Over US$7billion is reported to have been raised this year, with over US$5billion raised in 2017, by way of token offerings popularly known as initial coin offerings (ICOs).
A summary and seven key questions answered in this guide to the legal and regulatory tratment of ICOs in the U.S.
At present, there is little international convergence of regulation in relation to token offerings, though over the first half of 2018, certain jurisdictions have taken steps towards a more focused and coordinated approach to regulation. It is still too early in the development of this market to predict what the settled or common regulatory approach will be. However, in the current environment of heightened regulatory concern and scrutiny, issuers and advisers of token offerings need to consider the regulatory requirements, and risks of non-compliance, across multiple jurisdictions.
1. Where should the offering/generating entity be established and do any other laws apply?
A number of token offerings to date have involved an entity incorporated or established in the Cayman Islands, Gibraltar, Singapore, Switzerland, the UK or the US. There are many factors that drive the choice of jurisdiction, which vary on a case-by-case basis. A question frequently asked, however, is whether any law other than that of the jurisdiction of incorporation of the entity generating or offering the tokens needs to be considered in relation to a token offering.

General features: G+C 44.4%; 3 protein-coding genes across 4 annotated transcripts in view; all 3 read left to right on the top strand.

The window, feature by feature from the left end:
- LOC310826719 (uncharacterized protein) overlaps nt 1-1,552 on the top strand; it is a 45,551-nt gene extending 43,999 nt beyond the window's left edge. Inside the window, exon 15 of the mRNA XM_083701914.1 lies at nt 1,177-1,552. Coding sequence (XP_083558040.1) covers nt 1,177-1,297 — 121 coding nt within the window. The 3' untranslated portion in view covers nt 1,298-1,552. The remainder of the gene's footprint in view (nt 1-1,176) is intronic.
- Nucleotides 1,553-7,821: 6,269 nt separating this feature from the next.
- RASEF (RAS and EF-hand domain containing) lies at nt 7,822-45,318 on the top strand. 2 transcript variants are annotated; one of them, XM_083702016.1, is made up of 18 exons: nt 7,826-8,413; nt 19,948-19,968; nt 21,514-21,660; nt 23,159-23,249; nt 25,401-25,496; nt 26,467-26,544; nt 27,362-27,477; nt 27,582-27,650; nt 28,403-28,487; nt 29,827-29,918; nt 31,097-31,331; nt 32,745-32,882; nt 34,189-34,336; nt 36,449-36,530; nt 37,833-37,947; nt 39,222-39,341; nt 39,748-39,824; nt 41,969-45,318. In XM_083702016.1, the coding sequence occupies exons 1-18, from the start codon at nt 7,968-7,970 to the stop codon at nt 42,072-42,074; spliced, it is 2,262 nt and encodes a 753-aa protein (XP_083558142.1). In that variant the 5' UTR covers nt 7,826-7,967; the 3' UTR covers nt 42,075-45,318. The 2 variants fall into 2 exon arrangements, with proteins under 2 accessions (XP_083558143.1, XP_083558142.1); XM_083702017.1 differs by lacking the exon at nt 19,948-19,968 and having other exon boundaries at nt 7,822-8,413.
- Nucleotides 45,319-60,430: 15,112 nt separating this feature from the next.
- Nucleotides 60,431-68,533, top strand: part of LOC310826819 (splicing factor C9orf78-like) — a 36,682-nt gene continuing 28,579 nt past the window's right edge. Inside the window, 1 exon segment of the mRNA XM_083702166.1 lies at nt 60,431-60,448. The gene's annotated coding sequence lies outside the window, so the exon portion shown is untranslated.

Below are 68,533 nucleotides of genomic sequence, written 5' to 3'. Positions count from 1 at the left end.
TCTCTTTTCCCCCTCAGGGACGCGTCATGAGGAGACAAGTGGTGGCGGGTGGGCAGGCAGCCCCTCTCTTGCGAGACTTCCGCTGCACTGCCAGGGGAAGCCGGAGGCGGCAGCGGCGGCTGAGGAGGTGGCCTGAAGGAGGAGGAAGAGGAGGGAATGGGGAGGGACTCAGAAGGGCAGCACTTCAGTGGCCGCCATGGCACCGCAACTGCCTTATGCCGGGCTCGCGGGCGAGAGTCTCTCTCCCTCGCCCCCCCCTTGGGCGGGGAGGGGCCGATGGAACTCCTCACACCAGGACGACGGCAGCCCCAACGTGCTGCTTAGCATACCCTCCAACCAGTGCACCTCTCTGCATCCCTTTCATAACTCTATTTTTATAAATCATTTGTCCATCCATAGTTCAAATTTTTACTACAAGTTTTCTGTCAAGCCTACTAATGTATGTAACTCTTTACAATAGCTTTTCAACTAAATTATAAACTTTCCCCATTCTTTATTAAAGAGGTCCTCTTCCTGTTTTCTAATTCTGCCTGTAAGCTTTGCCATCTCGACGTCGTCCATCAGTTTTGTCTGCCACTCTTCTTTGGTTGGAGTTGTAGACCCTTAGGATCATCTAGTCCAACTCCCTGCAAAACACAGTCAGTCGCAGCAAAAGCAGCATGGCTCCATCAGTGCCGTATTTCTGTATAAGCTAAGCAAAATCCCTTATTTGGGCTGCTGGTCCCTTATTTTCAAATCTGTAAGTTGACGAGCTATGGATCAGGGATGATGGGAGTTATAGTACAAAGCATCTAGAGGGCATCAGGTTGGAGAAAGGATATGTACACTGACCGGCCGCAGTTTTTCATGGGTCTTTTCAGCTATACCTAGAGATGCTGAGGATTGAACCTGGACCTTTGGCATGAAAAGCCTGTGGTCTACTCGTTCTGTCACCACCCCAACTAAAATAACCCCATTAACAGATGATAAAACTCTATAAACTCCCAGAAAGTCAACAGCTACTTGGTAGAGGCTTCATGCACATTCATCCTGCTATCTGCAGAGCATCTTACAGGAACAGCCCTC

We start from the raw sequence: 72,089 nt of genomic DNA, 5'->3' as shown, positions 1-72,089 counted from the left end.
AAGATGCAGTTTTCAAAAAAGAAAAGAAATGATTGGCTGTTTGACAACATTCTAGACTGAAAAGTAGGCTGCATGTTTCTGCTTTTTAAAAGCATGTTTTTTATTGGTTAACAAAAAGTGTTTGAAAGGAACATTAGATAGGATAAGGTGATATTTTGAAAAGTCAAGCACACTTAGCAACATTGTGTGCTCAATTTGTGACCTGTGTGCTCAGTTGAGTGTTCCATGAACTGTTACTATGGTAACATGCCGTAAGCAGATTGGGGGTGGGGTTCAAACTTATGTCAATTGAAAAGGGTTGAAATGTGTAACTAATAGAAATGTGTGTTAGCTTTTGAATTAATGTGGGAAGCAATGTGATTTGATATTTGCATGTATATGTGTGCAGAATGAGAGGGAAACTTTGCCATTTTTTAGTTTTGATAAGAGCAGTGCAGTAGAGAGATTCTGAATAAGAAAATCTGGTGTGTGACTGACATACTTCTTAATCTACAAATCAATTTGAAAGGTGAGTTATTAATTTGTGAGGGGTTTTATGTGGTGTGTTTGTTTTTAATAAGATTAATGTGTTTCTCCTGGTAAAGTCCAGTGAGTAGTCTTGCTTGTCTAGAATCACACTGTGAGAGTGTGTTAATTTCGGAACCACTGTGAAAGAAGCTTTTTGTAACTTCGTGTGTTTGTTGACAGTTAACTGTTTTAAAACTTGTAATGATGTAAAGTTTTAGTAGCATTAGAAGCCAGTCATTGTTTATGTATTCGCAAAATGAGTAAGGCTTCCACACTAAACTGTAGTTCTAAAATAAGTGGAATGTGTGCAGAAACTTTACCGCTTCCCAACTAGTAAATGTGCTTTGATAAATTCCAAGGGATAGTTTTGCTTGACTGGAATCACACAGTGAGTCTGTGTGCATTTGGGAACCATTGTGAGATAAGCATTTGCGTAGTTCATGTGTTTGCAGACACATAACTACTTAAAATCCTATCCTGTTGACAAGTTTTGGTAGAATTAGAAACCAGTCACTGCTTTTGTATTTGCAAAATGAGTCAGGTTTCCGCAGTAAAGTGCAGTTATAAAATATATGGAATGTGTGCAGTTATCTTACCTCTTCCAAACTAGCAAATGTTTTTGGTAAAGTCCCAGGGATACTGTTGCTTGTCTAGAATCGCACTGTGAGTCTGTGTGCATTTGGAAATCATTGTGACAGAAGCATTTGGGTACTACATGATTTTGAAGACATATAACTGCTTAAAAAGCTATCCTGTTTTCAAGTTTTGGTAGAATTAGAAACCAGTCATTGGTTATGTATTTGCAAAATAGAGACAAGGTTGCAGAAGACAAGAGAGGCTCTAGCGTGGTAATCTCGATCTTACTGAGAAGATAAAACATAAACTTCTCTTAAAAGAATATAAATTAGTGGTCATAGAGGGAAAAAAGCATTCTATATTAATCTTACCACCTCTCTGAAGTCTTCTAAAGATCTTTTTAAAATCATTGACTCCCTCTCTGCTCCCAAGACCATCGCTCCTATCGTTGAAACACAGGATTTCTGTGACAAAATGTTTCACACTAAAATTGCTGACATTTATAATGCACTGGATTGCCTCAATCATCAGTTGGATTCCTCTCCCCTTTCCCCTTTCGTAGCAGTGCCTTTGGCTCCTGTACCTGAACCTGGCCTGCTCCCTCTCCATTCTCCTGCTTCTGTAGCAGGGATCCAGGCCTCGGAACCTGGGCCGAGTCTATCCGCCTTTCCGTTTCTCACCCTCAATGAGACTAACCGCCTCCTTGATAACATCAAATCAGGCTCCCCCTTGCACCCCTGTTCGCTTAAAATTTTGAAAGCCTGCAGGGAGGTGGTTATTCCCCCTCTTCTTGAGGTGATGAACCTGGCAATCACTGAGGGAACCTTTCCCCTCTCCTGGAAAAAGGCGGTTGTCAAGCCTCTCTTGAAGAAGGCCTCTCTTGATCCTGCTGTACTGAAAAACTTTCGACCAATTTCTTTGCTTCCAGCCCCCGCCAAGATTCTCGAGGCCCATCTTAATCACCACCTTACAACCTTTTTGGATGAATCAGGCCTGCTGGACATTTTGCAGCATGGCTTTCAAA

The short answer is yes. In addition to the laws of the jurisdiction in which the entity issuing or generating the tokens is incorporated or established, the laws of each jurisdiction within which the tokens could be considered to be offered or sold, or in which a regulated activity may be deemed to be carried out, will also be relevant. Most jurisdictions regulate the conditions under which certain investments may be offered (if at all) within that jurisdiction.
There are also generally restrictions on the ability of certain persons to carry out certain (regulated) activities in relation to such investments and the carrying out of such activities is often subject to conditions (such as licensing or authorisation requirements). Depending on the structure of the token, other restrictions or requirements may also need to be considered.
2. Are tokens regulated investments?
Each token and token offering is different: there is currently no generally accepted, standardised model and tokens may fulfil differing commercial functions. Thus, the regulatory analysis must be conducted on a case-by-case basis.
Furthermore, what it means to be a “regulated” investment or instrument differs from one jurisdiction to another. In addition, the terms “security token” and “utility token”, although frequently used in the context of token offerings, are not recognised legal or regulatory concepts or categories in many jurisdictions. It is also important to recognise that whether tokens are “securities” is not the only relevant question: there may be other regulatory consequences, even if the tokens themselves are not “securities”.